ST. LOUIS — Mary Jane Corcoran has participated in plenty of tea party events around her home in suburban Dayton, Ohio, but none were like the gathering she attended Sunday in St. Louis.
Corcoran was among an estimated 10,000 people gathered in the sun beneath the Gateway Arch for one of three "9/12" rallies aimed at generating patriotism a day after the ninth anniversary of the 2001 terrorist attacks. The others were in Washington and Sacramento, Calif.
For Corcoran, the 360-mile trip was worth it.
"When you're used to your local tea party with 40 people, it's nice to get together with a lot of people that feel the way you do," Corcoran said. "This is like a shot in the arm to get us going for the November election."
Many at the St. Louis rally carried flags, or signs with messages like "We're Not Your ATM," or "You Can't Fix Stupid. You Vote 'Em Out." Some wore T-shirts expressing concerns about big government or criticizing President Barack Obama and other Democrats.
The location was the same place where the local tea party movement got started, with a February 2009 dumping of tea into the Mississippi River.
The St. Louis rally had the air of a late-summer festival, with booths selling lemonade, meat on sticks, T-shirts and other souvenirs. A band, dressed in powdered wigs and 18th century clothing, belted out KISS's "I Want to Rock 'N Roll All Night." One speaker after another criticized big taxes, big spending and what some called a government out of control.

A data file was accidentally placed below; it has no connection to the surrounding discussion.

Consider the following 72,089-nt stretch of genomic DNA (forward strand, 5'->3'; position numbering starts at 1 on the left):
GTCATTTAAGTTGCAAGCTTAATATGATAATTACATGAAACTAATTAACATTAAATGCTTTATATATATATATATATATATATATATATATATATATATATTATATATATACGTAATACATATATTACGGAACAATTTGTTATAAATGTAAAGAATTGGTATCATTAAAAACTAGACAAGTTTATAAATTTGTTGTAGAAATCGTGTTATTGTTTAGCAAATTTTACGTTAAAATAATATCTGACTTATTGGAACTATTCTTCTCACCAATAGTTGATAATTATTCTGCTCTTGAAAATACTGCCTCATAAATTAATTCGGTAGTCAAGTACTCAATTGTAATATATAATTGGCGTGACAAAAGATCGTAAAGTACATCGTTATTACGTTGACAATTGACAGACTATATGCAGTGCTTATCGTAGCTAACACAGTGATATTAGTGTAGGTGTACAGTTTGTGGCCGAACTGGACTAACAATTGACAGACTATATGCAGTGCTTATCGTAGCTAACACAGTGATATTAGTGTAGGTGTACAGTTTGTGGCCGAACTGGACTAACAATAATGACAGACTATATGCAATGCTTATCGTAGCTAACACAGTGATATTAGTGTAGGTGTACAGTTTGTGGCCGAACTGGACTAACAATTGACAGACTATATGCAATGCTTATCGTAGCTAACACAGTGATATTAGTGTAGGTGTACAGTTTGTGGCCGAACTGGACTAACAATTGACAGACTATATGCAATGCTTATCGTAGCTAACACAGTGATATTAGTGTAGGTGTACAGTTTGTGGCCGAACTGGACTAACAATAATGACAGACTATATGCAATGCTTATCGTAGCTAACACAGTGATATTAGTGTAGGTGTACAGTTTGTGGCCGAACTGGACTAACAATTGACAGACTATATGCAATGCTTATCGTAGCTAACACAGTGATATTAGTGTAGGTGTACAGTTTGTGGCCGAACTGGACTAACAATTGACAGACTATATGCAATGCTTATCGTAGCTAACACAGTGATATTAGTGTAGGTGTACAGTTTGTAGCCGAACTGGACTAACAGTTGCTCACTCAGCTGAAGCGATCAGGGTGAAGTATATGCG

Among them was Dick Morris, the political commentator and former presidential adviser. He predicted Republicans would gain 60-80 seats in the House in November and take both the House and the Senate.
"You are saving the United States of America," he said. "You are sweeping that reformed, rededicated and reconstituted Republican Party back into power."
Not everyone at the rally was Republican. A few carried signs in support of Ron Paul. Corcoran said she's not a Republican, but supports conservative candidates.
"I've sort of gotten away from being a Republican or a Democrat," she said. "I'm just a conservative."
David Renner came even further than Corcoran — the unemployed 31-year-old oil field engineer made the 900-mile trip from Denver.
"I'm sick of the spending in Washington and the power grab," Renner said.
Deborah Mueller, 53, of St. Clair, said she supports the tea party movement because she feels America is losing its way.
"I want my country back like it used to be," she said beneath a giant "Don't Tread on Me" flag. "There's too much spending. Morals are gone. We've all been asleep for years. Time to wake up."
Saint Louis University political scientist Ken Warren said Americans over the past several years have had a growing frustration with government. The tea party, he said, is a natural outgrowth of that frustration.
"The distrust with government is in its failures — Katrina, bungled wars, the decline of the economy, and the inabilities of government to resolve these problems," Warren said.
Warren believes the movement will help Republicans in the short run.
"But the long-term impact will be devastating for Republicans because what they're doing is forcing Republicans to move to the right, and Americans are simply not right-wing," he said. "They're going to lose the center."